Masters of the Weird Tale

Charles L. Grant


Stephen King once opined that Charles L. Grant was, “one of the premier horror writers of his or any generation.” This wasn’t just an offhand plug either. King was offering up a well-guarded secret to the uninitiated. As horror fiction’s talisman, he couldn’t let a good secret — or story — go to waste. And as a fellow horror alum, he couldn’t sit idly by while Grant’s work quietly beckoned for a wider audience.
       Though, high praise alone doesn’t cement one’s place in the canon of horror fiction. An author must put in the effort, and Grant was a master at churning out high-quality fiction at a dizzying pace. But what set him apart from the rest of his contemporaries was his methodical approach to storytelling, one that doesn’t go for the gore jugular. Although, you’ll be left gutted just the same.
       His stories float into existence like half-remembered dreams, lulling his readers into tranquility. Then the smoke clears, the curtains are withdrawn, and the door is nailed shut. Escape from harm’s way is nigh impossible. Classics like “Temperature Days on Hawthorne Street,” “The Three of Tens,” “Coin of the Realm,” “Come Dance with Me on My Pony’s Grave,” and “If Damon Comes” are all examples of this lush-filled swooning into oblivion.
       But some of his most unsettling stories feature the most innocent among us. In “The Gentle Passing of a Hand,” little Jay may be special in more ways than one, but it’s his innocence that makes his sleight of hand more than just a parlor trick with air up his sleeve. And they say a mother is a son’s best friend. But they’ve never met young Davey from “Old Friends.” Nor have they met his friends who come out to play when the lights go out and his mother is nowhere in sight.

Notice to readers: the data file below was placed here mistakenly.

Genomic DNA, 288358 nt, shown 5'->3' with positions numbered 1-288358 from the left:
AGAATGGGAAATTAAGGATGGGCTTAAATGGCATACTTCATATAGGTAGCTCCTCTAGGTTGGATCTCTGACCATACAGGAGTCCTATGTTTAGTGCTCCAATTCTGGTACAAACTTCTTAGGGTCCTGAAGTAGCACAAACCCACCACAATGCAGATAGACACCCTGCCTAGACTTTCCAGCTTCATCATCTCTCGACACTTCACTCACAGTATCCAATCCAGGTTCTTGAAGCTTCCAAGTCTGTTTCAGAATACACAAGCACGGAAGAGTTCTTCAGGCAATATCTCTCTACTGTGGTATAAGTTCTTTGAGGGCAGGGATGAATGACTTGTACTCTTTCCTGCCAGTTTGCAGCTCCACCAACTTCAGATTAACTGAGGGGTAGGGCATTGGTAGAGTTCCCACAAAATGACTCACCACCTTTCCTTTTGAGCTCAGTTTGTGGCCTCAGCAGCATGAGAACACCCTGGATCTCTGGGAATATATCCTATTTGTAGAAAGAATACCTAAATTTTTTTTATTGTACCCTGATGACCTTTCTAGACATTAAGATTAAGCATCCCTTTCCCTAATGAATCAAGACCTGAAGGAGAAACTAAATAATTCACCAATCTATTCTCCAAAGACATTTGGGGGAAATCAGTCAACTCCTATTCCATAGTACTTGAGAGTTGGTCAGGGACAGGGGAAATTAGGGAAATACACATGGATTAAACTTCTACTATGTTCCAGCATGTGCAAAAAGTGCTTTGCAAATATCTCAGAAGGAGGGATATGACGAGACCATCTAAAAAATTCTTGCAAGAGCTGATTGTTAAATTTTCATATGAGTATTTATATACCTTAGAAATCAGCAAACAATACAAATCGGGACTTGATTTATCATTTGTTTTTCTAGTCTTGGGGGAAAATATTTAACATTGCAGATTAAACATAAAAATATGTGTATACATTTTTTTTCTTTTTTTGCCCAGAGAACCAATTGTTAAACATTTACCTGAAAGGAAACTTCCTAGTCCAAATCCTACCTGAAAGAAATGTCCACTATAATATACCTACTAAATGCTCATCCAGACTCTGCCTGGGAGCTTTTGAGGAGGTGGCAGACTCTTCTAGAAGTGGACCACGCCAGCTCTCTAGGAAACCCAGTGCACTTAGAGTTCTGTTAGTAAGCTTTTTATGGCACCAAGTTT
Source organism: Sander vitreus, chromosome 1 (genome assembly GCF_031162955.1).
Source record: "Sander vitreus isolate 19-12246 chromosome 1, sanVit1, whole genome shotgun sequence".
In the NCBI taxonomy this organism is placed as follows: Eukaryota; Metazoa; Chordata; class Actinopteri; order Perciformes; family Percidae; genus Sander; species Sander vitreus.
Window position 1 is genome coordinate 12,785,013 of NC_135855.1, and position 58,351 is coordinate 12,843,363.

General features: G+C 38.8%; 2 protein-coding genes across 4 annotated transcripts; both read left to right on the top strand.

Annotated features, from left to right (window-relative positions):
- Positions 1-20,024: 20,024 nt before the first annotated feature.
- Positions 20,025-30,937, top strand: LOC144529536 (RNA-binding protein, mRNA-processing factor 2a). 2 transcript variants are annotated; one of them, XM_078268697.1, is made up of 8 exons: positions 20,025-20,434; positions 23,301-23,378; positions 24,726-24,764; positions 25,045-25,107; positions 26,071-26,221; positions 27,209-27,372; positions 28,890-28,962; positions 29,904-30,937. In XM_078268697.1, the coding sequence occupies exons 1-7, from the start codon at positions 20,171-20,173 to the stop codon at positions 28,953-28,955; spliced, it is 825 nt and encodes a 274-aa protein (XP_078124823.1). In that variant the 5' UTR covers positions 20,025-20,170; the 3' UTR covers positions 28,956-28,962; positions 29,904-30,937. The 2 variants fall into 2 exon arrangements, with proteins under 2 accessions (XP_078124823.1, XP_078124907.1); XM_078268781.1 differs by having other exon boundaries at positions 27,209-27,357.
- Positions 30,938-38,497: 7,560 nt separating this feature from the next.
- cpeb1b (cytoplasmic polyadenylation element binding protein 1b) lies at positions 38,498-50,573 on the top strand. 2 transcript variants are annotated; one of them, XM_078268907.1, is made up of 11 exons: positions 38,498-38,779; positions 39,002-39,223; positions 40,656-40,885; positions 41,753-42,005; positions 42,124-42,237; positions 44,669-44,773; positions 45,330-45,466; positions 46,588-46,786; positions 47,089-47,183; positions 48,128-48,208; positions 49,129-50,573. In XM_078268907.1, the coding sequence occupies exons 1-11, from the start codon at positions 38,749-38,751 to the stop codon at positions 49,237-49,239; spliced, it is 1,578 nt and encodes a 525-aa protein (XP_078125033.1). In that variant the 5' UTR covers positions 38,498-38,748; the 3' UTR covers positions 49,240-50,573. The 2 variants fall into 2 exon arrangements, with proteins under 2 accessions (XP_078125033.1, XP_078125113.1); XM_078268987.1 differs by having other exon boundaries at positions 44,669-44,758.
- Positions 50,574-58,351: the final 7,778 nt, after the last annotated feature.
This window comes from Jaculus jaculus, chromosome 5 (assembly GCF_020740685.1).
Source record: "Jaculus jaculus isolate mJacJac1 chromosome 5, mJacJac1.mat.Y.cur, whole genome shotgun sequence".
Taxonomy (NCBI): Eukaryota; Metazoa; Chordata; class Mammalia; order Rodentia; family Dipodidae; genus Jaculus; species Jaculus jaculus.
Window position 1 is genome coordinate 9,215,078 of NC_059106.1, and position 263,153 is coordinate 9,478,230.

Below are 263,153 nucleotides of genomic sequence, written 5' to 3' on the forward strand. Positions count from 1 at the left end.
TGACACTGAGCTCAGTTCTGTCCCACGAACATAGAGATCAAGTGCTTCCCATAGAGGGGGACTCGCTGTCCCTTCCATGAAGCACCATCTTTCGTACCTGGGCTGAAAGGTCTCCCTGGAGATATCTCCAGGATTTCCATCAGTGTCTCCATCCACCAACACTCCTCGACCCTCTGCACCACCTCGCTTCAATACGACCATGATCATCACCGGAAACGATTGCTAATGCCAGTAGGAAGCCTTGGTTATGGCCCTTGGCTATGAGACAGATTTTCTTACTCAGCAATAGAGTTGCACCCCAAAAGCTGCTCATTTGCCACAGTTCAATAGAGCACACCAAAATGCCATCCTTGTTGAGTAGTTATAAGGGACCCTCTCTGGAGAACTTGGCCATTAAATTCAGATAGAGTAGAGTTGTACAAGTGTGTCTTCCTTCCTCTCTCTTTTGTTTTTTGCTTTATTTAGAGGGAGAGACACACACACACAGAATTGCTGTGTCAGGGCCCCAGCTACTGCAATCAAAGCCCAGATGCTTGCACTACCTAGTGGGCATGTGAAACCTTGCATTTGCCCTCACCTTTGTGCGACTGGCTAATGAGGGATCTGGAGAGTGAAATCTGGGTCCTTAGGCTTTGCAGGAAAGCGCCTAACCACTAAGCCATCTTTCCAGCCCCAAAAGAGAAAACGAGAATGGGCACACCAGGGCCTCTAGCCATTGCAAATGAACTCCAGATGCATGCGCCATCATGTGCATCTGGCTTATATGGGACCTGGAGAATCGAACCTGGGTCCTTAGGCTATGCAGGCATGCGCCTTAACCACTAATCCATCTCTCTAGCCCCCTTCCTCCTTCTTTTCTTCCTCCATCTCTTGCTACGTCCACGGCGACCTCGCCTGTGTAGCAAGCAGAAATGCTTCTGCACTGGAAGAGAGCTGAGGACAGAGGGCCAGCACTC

Despite his proclivity toward horror, Grant could also be found dabbling in science fiction. His grandest statement of all may be the Nebula award-winning novelette, “A Glow of Candles, a Unicorn’s Eye.” In it a man whose love for the art of acting knows no bounds. It’s enough to drive him from devoted thespian to determined psychopath. But perhaps life, death, and the limelight are all in the eye of the beholder. Or maybe it’s all just a part of a dream that won’t soon die.
       And Grant never shied away from smoldering, psychological torments that often lead to a menacing catharsis. “The Key to English” isn’t just a clever play on words. It’s a dark parable about the truth hidden behind locked doors and the reluctant students who should fear much more than their expulsion. While “Something There Is” includes a writer consumed by madness who will stop at nothing to find his muse. But his only stop is discovering more than he bargained for ready to greet him on the other side.
       With nearly a hundred stories culled from the entirety of Grant’s career, including some of his most lauded work, this massive two-volume collection will keep you guessing and resisting the pull of repose for many sleepless nights to come.

This two-volume collection is enclosed in a handsome slipcase with ribbon marker and illustrations by Andrew Smith, Allen Koszowski, Jill Bauman, and others, with dustjacket artwork by David Ho and Michael Whelan. The complete contents are shown below.
       The edition is limited to 250 signed and numbered sets, with around 40 unsigned sets.

edition information

  • Limited to 250 copies, each signed by Steve Rasnic Tem, Jill Bauman, David Ho, Allen Koszowski, Andrew Smith, Beth Gwinn, and a facsimile signature by Charles L. Grant.
  • Oversize at 7½ × 11 inches.
  • Introduction by Steve Rasnic Tem.
  • Slipcase, ribbon marker, head and tail bands, full color wraparound dustjacket art.
  • Two volumes, 1064 total pages.
  • Original book price: $335.
  • Published May 2023.
  • ISBN 978-1-61347-060-2.